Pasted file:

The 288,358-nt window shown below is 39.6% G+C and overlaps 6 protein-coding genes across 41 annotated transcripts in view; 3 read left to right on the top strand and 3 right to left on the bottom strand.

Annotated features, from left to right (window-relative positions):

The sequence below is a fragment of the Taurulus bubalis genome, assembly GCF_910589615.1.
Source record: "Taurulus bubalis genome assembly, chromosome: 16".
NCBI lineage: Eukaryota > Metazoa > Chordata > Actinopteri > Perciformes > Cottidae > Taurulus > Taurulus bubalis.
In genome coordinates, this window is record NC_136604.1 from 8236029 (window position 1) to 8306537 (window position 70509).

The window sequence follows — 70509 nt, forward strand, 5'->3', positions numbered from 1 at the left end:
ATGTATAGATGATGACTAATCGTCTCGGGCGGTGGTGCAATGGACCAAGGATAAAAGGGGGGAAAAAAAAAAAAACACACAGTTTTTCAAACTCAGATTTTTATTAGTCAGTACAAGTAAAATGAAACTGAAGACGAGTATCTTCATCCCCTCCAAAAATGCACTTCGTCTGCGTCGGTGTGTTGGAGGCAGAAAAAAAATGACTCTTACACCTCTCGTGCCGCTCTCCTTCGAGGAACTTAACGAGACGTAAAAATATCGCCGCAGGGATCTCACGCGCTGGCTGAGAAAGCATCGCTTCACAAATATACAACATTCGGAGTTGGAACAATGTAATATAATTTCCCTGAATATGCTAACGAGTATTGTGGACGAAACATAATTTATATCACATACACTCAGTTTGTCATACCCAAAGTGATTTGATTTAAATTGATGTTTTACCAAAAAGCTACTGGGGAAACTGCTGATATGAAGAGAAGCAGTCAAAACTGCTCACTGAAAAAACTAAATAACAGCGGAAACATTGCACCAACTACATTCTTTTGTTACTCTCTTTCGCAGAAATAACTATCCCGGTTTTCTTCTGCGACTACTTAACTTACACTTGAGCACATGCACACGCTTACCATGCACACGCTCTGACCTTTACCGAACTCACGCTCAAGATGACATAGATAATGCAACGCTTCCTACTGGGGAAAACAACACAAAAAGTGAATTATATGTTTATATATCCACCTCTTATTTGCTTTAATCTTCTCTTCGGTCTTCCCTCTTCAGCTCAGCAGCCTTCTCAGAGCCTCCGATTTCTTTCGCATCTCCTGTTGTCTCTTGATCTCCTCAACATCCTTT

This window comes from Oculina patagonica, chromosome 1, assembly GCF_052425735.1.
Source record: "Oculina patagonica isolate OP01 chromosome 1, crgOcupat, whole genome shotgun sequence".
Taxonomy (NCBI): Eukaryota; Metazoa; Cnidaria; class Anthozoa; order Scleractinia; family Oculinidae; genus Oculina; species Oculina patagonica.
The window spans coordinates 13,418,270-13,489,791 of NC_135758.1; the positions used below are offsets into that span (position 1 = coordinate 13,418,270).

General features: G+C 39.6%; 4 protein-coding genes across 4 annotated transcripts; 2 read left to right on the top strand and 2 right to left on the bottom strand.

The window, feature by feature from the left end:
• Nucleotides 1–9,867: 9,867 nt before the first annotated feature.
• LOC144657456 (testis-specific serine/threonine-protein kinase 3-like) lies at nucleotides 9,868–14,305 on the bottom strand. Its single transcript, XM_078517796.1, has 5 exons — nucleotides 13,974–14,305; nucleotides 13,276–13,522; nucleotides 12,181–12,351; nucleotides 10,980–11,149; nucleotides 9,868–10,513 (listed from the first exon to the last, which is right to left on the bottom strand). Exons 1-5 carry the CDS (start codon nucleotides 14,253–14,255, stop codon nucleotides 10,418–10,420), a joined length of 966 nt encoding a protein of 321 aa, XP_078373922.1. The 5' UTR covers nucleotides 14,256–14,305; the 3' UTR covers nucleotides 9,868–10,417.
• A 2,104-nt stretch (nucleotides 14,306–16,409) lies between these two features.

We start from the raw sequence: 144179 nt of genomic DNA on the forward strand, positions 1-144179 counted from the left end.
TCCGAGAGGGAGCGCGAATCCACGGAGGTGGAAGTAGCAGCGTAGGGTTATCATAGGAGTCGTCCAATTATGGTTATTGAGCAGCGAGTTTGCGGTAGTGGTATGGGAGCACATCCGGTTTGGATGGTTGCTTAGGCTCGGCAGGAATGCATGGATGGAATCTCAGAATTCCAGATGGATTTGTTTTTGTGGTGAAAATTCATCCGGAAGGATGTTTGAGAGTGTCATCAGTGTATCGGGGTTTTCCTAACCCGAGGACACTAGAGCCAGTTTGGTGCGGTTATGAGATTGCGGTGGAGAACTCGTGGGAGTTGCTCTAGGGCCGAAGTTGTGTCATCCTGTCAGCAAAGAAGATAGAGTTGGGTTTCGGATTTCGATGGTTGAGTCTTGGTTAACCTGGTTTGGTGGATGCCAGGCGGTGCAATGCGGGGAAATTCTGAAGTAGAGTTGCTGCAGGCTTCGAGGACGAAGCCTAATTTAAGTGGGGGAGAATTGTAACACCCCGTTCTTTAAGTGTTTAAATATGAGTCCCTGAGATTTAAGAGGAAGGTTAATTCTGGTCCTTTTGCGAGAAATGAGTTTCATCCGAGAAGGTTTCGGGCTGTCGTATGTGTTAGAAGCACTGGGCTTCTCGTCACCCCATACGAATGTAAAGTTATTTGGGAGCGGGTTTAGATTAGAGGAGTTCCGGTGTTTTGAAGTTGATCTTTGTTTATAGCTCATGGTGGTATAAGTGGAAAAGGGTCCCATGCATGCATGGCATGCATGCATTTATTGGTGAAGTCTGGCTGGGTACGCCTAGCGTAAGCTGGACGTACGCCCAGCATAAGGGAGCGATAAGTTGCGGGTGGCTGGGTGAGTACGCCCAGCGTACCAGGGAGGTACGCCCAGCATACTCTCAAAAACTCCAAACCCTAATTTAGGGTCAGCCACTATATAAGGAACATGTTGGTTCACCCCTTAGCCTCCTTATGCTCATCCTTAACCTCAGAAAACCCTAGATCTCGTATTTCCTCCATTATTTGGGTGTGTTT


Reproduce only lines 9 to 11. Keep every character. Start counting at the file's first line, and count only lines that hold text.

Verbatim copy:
This window comes from Oculina patagonica, chromosome 1, assembly GCF_052425735.1.
Source record: "Oculina patagonica isolate OP01 chromosome 1, crgOcupat, whole genome shotgun sequence".
Taxonomy (NCBI): Eukaryota; Metazoa; Cnidaria; class Anthozoa; order Scleractinia; family Oculinidae; genus Oculina; species Oculina patagonica.